Titania’s Majesty and Crocosaur. When set 3 originally released, there was a lot of hype for Wild-based decks because of these cards. The Diamond Cup this time around is also set-3-only constructed so looking back to the last Diamond Cup can give us some ideas of what to expect this time around. When we look back at the results from the prior Diamond Cup, we can see that the hype was justified; 5 of the 8 top decks were Ruby/Wild decks based on these two cards. Titania’s Majesty would have the dubious honor of becoming the first card in Hex to become banned in PVP play thanks to its dominant results in this and other events. Crocosaur, on the other hand, has continued to see play in multiple archetypes ranging from RW Ramp to WS Control as well as a few fringe decks. Naturally, it makes sense that we should take a look at this deck again to see how the deck might look now that its best card has been banned.
First off let’s show TheMotivation’s top 8 deck for a base line of comparison:
Motivated to Ramp
4x Ashwood Soloist
4x Titania’s Majesty (Ruby of Destruction)
This take on the Ruby/Wild deck had a mix of acceleration from elves while also having a few fatties that can take advantage of the damage gem on Titania’s Majesty. TheMotivation played a few Ashwood Blademasters to transform excess resources into extra damage. In the reserves he played a few Skydancers to help out with blocking and the Stinkhorn Soup tech; if you use a Stinkhorn Soup on Eternal Sage and play a Ruby Shard it will deal 1 point of lethal damage to all opposing troops. There are a few cards in the format that prevent damage (Eye of Lixil, Shard Ward, Starshield, Lullaby, Gilded Lyre), but of these cards the only card one can save a troop from this interaction is Starshield.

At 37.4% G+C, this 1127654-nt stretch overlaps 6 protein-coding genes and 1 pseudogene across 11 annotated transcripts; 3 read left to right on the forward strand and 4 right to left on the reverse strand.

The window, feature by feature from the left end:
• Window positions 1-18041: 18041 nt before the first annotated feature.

Of course, Hex was a good deal different during the last Diamond Cup. Aside from the Titania banning we also had the core rules changes that affected starting champion health. While it is still possible to play Cressida, I think a lot of RW players are going to be better off with the other champion options. Alyndra is a great choice if you are heavy on ramp and want to make sure you have something large to do once you hit a large number of resources. Sagebrush is a fine choice if you decide to play midrange or aggro. Benvolio is a pretty good champion option although I am not sure he is the best for the R/W pairing in particular. I usually prefer Benvolio when my curve stops at 4/5 so that I don’t have to take a chance of drawing a card and being unable to play it.
Now that Titania’s Majesty is banned, we obviously have to make some serious changes to the deck. Aside from Titania’s Majesty itself, we don’t want to play 4 copies of Walking Calamity. Calamity is just too slow and difficult to play in a lot of matchups if your plan is to play fair and ramp up to 10 resources. Let’s examine some of the potential alternatives and how they might fit into the deck now.
Carnasaurus: As long as your opponent is playing X/2 troops this should be a consideration. It also has great synergy with your best card (Crocosaur) to gain extra health in the mid game.
Fiery Indignation: The deck plays enough 5-drops that you should be able to get the larger effect most of the time. The real question is whether this does enough. There are a number of important troops with 6+ defense (Windsinger, Syyn, Crocosaur, Heart of the Wrathwood) that this still might not kill enough things you need it to kill.